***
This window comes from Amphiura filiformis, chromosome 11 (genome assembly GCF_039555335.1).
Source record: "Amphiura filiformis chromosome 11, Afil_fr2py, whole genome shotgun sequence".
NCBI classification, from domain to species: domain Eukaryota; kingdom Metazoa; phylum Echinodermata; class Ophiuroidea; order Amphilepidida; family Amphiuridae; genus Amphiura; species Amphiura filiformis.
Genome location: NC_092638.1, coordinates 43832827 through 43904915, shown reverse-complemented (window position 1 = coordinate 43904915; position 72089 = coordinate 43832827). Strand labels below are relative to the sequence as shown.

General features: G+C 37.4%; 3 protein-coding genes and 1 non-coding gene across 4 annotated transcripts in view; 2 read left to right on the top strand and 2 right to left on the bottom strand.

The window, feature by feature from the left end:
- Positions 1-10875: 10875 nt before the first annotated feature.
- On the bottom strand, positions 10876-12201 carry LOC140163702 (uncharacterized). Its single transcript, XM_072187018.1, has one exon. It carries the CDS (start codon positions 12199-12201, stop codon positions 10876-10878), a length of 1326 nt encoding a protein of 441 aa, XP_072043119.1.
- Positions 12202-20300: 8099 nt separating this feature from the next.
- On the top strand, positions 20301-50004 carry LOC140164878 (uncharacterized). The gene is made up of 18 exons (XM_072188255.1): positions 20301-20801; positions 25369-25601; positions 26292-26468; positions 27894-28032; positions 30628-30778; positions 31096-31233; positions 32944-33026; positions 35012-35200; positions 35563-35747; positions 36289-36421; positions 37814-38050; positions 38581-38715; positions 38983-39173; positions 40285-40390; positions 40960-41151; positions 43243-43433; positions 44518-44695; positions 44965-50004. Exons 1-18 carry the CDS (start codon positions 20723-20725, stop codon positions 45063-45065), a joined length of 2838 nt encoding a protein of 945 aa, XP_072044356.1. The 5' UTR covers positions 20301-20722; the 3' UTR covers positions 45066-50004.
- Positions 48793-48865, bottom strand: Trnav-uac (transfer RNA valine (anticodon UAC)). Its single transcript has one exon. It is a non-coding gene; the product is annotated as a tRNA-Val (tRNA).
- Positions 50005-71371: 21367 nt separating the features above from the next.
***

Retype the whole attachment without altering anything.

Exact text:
This window comes from Amphiura filiformis, chromosome 11 (genome assembly GCF_039555335.1).
Source record: "Amphiura filiformis chromosome 11, Afil_fr2py, whole genome shotgun sequence".
NCBI classification, from domain to species: domain Eukaryota; kingdom Metazoa; phylum Echinodermata; class Ophiuroidea; order Amphilepidida; family Amphiuridae; genus Amphiura; species Amphiura filiformis.
Genome location: NC_092638.1, coordinates 43832827 through 43904915, shown reverse-complemented (window position 1 = coordinate 43904915; position 72089 = coordinate 43832827). Strand labels below are relative to the sequence as shown.

General features: G+C 37.4%; 3 protein-coding genes and 1 non-coding gene across 4 annotated transcripts in view; 2 read left to right on the top strand and 2 right to left on the bottom strand.

The window, feature by feature from the left end:
- Positions 1-10875: 10875 nt before the first annotated feature.
- On the bottom strand, positions 10876-12201 carry LOC140163702 (uncharacterized). Its single transcript, XM_072187018.1, has one exon. It carries the CDS (start codon positions 12199-12201, stop codon positions 10876-10878), a length of 1326 nt encoding a protein of 441 aa, XP_072043119.1.
- Positions 12202-20300: 8099 nt separating this feature from the next.
- On the top strand, positions 20301-50004 carry LOC140164878 (uncharacterized). The gene is made up of 18 exons (XM_072188255.1): positions 20301-20801; positions 25369-25601; positions 26292-26468; positions 27894-28032; positions 30628-30778; positions 31096-31233; positions 32944-33026; positions 35012-35200; positions 35563-35747; positions 36289-36421; positions 37814-38050; positions 38581-38715; positions 38983-39173; positions 40285-40390; positions 40960-41151; positions 43243-43433; positions 44518-44695; positions 44965-50004. Exons 1-18 carry the CDS (start codon positions 20723-20725, stop codon positions 45063-45065), a joined length of 2838 nt encoding a protein of 945 aa, XP_072044356.1. The 5' UTR covers positions 20301-20722; the 3' UTR covers positions 45066-50004.
- Positions 48793-48865, bottom strand: Trnav-uac (transfer RNA valine (anticodon UAC)). Its single transcript has one exon. It is a non-coding gene; the product is annotated as a tRNA-Val (tRNA).
- Positions 50005-71371: 21367 nt separating the features above from the next.